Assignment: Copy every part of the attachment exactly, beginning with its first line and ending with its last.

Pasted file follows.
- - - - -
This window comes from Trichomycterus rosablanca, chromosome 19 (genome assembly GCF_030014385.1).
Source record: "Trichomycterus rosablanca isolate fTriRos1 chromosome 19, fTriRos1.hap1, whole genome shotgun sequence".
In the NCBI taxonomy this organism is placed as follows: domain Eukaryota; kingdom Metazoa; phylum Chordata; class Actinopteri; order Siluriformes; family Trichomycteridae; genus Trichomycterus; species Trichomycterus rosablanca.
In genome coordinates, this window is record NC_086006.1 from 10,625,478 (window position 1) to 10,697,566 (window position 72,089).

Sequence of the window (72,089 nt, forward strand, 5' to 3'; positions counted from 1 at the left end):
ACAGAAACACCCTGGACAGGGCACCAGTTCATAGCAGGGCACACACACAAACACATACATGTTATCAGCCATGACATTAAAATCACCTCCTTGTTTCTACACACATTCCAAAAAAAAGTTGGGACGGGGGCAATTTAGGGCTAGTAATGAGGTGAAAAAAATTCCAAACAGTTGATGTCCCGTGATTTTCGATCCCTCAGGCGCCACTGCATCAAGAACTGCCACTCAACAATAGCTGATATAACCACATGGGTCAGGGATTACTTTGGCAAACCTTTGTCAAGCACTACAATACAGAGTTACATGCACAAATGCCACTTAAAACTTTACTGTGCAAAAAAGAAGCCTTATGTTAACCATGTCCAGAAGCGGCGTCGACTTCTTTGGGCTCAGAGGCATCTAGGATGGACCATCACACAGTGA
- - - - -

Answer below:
This window comes from Trichomycterus rosablanca, chromosome 19 (genome assembly GCF_030014385.1).
Source record: "Trichomycterus rosablanca isolate fTriRos1 chromosome 19, fTriRos1.hap1, whole genome shotgun sequence".
In the NCBI taxonomy this organism is placed as follows: domain Eukaryota; kingdom Metazoa; phylum Chordata; class Actinopteri; order Siluriformes; family Trichomycteridae; genus Trichomycterus; species Trichomycterus rosablanca.
In genome coordinates, this window is record NC_086006.1 from 10,625,478 (window position 1) to 10,697,566 (window position 72,089).

Sequence of the window (72,089 nt, forward strand, 5' to 3'; positions counted from 1 at the left end):
ACAGAAACACCCTGGACAGGGCACCAGTTCATAGCAGGGCACACACACAAACACATACATGTTATCAGCCATGACATTAAAATCACCTCCTTGTTTCTACACACATTCCAAAAAAAAGTTGGGACGGGGGCAATTTAGGGCTAGTAATGAGGTGAAAAAAATTCCAAACAGTTGATGTCCCGTGATTTTCGATCCCTCAGGCGCCACTGCATCAAGAACTGCCACTCAACAATAGCTGATATAACCACATGGGTCAGGGATTACTTTGGCAAACCTTTGTCAAGCACTACAATACAGAGTTACATGCACAAATGCCACTTAAAACTTTACTGTGCAAAAAAGAAGCCTTATGTTAACCATGTCCAGAAGCGGCGTCGACTTCTTTGGGCTCAGAGGCATCTAGGATGGACCATCACACAGTGA